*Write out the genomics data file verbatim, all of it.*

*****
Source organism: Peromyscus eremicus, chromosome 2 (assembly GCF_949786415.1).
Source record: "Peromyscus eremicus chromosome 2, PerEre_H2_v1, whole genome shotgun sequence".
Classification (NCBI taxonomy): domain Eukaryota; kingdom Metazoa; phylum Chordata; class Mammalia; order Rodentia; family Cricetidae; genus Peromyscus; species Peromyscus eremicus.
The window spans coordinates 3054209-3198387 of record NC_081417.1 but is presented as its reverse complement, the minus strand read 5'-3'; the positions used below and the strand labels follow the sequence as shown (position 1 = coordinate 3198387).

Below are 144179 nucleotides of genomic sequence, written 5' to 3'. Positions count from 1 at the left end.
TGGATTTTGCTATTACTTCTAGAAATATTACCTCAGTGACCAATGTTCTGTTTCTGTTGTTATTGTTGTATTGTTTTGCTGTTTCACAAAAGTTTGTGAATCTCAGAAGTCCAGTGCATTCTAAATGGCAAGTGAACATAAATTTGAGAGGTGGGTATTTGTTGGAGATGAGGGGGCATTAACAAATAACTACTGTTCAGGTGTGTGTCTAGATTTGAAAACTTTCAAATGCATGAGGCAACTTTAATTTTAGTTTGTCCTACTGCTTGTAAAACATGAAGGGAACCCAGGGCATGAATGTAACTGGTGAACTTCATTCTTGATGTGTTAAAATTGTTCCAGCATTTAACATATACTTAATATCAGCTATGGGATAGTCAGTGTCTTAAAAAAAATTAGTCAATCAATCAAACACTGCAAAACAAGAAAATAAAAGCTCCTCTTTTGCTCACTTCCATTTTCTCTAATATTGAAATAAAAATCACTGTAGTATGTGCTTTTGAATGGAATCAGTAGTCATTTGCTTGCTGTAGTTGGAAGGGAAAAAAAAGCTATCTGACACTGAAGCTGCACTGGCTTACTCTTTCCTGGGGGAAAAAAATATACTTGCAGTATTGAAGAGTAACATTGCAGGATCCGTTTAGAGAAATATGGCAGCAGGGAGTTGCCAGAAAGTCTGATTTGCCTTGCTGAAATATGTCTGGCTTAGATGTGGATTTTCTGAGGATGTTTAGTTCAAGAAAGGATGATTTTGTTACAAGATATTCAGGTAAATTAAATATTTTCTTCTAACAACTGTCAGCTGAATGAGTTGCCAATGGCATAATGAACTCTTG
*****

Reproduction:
Source organism: Peromyscus eremicus, chromosome 2 (assembly GCF_949786415.1).
Source record: "Peromyscus eremicus chromosome 2, PerEre_H2_v1, whole genome shotgun sequence".
Classification (NCBI taxonomy): domain Eukaryota; kingdom Metazoa; phylum Chordata; class Mammalia; order Rodentia; family Cricetidae; genus Peromyscus; species Peromyscus eremicus.
The window spans coordinates 3054209-3198387 of record NC_081417.1 but is presented as its reverse complement, the minus strand read 5'-3'; the positions used below and the strand labels follow the sequence as shown (position 1 = coordinate 3198387).

Below are 144179 nucleotides of genomic sequence, written 5' to 3'. Positions count from 1 at the left end.
TGGATTTTGCTATTACTTCTAGAAATATTACCTCAGTGACCAATGTTCTGTTTCTGTTGTTATTGTTGTATTGTTTTGCTGTTTCACAAAAGTTTGTGAATCTCAGAAGTCCAGTGCATTCTAAATGGCAAGTGAACATAAATTTGAGAGGTGGGTATTTGTTGGAGATGAGGGGGCATTAACAAATAACTACTGTTCAGGTGTGTGTCTAGATTTGAAAACTTTCAAATGCATGAGGCAACTTTAATTTTAGTTTGTCCTACTGCTTGTAAAACATGAAGGGAACCCAGGGCATGAATGTAACTGGTGAACTTCATTCTTGATGTGTTAAAATTGTTCCAGCATTTAACATATACTTAATATCAGCTATGGGATAGTCAGTGTCTTAAAAAAAATTAGTCAATCAATCAAACACTGCAAAACAAGAAAATAAAAGCTCCTCTTTTGCTCACTTCCATTTTCTCTAATATTGAAATAAAAATCACTGTAGTATGTGCTTTTGAATGGAATCAGTAGTCATTTGCTTGCTGTAGTTGGAAGGGAAAAAAAAGCTATCTGACACTGAAGCTGCACTGGCTTACTCTTTCCTGGGGGAAAAAAATATACTTGCAGTATTGAAGAGTAACATTGCAGGATCCGTTTAGAGAAATATGGCAGCAGGGAGTTGCCAGAAAGTCTGATTTGCCTTGCTGAAATATGTCTGGCTTAGATGTGGATTTTCTGAGGATGTTTAGTTCAAGAAAGGATGATTTTGTTACAAGATATTCAGGTAAATTAAATATTTTCTTCTAACAACTGTCAGCTGAATGAGTTGCCAATGGCATAATGAACTCTTG